But we're lucky that someone – Nathan Myrhvold – is doing this. There's been a long history of scientists with an interest in the chemistry of cooking. It seems particularly wonderful that at this moment, when science has made so many fascinating new discoveries, we have someone who's applying these new techniques – and enormous imagination – to food.
I left the table thinking that this was not, by any stretch of the imagination, the best meal I've ever had. But it may be the one that gives me the most hope for the future.
Joanne Chang: Flour and Myers & Chang
Ashley Christensen: Poole’s Downtown Diner, Beasley’s, Chuck’s, and more
Amanda Cohen: Dirt Candy
Dominique Crenn: Atelier Crenn
Lauren DeSteno: Marea
Kerry Diamond: editorial director of Cherry Bombe
Sara Dickerman: writer for Epicurious.com
Renee Erickson: Walrus & The Carpenter, Whale Wins, and more
Elizabeth Falkner: formerly of Corvo Bianco, Krescendo, and Citizen Cake
Katie Hagan-Whelchel: ad hoc
Maria Hines: Tilth, Golden Beetle, and Agrodolce
Carolyn Jung: writer for Food Arts
Anita Lo: Annisa
Emily Luchetti: Farallon and Waterbar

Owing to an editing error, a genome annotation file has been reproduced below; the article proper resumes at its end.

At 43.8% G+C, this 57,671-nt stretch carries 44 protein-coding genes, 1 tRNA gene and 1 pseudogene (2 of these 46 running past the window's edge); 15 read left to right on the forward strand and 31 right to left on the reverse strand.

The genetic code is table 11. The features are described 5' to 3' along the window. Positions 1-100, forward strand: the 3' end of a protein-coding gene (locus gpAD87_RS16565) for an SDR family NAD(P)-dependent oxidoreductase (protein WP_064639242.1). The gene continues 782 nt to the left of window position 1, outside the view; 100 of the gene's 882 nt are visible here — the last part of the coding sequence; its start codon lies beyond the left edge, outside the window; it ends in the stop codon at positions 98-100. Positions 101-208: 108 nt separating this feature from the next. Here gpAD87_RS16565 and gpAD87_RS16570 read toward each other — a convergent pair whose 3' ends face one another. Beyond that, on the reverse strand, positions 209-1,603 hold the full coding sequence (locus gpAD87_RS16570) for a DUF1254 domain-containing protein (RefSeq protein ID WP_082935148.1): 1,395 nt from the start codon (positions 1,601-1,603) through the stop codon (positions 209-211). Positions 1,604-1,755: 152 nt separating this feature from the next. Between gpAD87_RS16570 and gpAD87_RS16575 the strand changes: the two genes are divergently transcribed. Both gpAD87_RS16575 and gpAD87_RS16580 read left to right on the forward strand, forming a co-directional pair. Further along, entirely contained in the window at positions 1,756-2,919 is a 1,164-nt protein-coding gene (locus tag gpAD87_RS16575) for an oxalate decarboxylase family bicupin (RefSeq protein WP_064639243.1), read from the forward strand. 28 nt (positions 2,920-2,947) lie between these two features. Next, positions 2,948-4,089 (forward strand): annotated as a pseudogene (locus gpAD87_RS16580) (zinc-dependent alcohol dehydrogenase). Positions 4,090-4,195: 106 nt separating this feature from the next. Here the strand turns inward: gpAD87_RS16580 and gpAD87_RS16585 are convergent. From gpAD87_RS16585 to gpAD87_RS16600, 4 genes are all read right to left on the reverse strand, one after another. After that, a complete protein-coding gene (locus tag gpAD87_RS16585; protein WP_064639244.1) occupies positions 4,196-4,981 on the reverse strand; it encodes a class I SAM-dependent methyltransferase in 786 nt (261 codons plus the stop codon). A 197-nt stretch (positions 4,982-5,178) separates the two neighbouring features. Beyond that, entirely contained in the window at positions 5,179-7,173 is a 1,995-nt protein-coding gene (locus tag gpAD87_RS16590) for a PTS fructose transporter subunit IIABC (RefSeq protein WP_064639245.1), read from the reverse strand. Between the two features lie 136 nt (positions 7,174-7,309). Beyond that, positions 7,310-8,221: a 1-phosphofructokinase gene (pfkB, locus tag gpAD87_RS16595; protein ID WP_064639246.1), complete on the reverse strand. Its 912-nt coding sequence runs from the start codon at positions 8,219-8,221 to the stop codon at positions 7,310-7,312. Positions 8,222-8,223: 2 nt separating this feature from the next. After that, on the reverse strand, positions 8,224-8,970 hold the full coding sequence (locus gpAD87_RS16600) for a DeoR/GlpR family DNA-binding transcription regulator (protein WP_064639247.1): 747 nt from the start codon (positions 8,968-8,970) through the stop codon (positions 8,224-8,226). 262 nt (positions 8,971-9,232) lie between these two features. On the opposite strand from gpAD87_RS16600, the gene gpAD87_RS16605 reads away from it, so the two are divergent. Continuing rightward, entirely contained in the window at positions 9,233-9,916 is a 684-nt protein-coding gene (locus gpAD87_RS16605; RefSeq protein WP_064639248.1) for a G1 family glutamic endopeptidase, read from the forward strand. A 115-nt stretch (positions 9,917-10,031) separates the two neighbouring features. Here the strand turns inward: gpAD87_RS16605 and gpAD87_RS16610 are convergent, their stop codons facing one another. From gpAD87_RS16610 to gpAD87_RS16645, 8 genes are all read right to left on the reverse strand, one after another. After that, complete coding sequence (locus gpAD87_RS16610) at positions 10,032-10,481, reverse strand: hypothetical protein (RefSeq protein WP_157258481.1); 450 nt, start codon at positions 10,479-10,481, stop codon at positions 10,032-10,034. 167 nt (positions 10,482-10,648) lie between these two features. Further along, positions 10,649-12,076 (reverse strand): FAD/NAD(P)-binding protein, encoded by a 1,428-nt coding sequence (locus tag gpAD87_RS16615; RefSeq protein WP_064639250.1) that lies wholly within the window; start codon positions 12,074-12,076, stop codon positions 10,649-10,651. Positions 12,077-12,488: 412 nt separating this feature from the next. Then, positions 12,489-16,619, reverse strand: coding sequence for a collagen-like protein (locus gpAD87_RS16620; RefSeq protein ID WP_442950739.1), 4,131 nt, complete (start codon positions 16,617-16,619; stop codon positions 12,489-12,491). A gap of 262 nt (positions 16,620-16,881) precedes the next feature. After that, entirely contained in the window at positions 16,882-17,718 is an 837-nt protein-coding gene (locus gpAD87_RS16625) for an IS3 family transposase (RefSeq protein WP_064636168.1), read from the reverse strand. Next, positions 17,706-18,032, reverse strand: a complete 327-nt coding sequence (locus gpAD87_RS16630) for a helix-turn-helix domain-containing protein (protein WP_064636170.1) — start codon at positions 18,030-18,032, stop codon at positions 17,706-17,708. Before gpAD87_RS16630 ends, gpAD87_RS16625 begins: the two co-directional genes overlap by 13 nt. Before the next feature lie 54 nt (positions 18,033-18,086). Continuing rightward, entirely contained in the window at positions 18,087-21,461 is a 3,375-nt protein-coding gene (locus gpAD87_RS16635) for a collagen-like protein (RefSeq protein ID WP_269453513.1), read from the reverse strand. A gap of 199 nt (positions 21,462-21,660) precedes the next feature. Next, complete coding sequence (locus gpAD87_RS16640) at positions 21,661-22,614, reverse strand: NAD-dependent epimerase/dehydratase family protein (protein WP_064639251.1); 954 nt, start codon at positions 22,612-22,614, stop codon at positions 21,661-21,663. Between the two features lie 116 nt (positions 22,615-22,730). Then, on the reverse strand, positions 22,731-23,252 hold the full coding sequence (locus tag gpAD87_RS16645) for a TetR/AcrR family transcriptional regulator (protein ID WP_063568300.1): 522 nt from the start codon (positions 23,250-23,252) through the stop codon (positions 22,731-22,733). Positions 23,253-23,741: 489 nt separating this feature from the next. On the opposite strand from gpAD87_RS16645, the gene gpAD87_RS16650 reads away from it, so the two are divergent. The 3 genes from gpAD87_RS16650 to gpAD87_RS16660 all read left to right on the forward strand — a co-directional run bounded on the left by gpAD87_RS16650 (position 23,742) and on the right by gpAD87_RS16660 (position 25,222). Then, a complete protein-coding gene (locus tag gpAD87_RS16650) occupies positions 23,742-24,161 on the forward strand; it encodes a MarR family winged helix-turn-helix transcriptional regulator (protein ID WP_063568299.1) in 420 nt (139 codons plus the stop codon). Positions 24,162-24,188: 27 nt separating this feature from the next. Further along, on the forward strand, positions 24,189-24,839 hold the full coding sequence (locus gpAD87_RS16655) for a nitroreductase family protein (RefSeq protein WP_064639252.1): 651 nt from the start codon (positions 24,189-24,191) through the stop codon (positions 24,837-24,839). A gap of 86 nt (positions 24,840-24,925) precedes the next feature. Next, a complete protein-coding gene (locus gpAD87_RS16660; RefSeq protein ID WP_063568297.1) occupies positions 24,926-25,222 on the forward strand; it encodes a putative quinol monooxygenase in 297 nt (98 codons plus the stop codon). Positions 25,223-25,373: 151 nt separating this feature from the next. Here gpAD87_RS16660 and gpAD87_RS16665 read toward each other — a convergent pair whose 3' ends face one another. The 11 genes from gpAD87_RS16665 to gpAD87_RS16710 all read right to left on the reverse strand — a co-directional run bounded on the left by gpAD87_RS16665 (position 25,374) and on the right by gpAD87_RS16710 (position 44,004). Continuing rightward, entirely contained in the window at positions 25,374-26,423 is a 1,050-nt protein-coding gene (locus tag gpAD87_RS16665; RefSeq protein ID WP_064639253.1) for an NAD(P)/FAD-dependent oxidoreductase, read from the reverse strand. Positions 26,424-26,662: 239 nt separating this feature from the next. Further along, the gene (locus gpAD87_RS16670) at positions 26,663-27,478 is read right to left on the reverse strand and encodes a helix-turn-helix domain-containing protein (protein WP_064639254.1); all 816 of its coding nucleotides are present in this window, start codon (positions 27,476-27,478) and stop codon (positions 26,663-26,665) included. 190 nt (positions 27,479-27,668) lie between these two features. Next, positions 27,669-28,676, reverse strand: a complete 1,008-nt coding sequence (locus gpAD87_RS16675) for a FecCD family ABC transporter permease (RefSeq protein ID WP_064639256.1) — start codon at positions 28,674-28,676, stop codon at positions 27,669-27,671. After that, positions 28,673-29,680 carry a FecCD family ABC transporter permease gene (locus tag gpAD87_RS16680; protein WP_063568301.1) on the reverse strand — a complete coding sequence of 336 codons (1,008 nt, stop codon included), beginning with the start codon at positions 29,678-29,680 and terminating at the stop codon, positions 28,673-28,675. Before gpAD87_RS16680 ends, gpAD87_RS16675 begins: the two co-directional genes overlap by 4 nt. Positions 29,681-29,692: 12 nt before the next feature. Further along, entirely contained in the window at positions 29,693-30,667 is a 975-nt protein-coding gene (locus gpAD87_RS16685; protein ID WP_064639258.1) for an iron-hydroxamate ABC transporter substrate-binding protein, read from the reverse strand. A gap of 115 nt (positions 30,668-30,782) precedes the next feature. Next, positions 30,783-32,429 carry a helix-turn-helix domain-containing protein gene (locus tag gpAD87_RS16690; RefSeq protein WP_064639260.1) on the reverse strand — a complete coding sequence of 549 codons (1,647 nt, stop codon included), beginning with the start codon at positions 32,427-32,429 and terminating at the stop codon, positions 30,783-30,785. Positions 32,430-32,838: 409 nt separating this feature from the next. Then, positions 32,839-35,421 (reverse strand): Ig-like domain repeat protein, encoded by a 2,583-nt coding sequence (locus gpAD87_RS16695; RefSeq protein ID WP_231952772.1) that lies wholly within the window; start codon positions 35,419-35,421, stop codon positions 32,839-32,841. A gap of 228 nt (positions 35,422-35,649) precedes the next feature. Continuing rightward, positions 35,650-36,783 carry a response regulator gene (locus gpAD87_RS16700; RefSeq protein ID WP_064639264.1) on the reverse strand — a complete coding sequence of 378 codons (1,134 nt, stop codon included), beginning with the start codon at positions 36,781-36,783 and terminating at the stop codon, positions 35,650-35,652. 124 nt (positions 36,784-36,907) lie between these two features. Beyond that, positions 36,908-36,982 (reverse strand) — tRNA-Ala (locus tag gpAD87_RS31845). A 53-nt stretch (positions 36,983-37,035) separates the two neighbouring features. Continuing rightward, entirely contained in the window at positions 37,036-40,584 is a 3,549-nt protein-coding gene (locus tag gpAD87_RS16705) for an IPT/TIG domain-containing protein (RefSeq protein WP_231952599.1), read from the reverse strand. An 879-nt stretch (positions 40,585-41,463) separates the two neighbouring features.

Carrie Nahabedian: NAHA and Brindille
Melissa Perello: Frances
Naomi Pomeroy: BEAST
Iliana Regan: Elizabeth
Ruth Reichl: author of Delicious! and much more
Karen Shu: ABC Kitchen
Nancy Silverton: Pizzeria Mozza and Osteria Mozza
Ana Sortun: Oleana
Christina Tosi: Milk Bar
Anne Willan: founder of Ecole de Cuisine La Varenne
Claudia Wu: creative director at Cherry Bombe
June 22, 2014
Flew home from LA last night on Jet Blue's new Mint – their version of first class.
It was the sweetest service I've ever had on a plane; the stewards all seemed genuinely eager to make this a comfortable ride. The seats were swell (although much better if you get the single pods as opposed to the double seats).
Even the food was decent!
Actually, that cold carrot ginger soup, above, with its savoury little marshmallow, was pretty silly. A strange, sticky texture.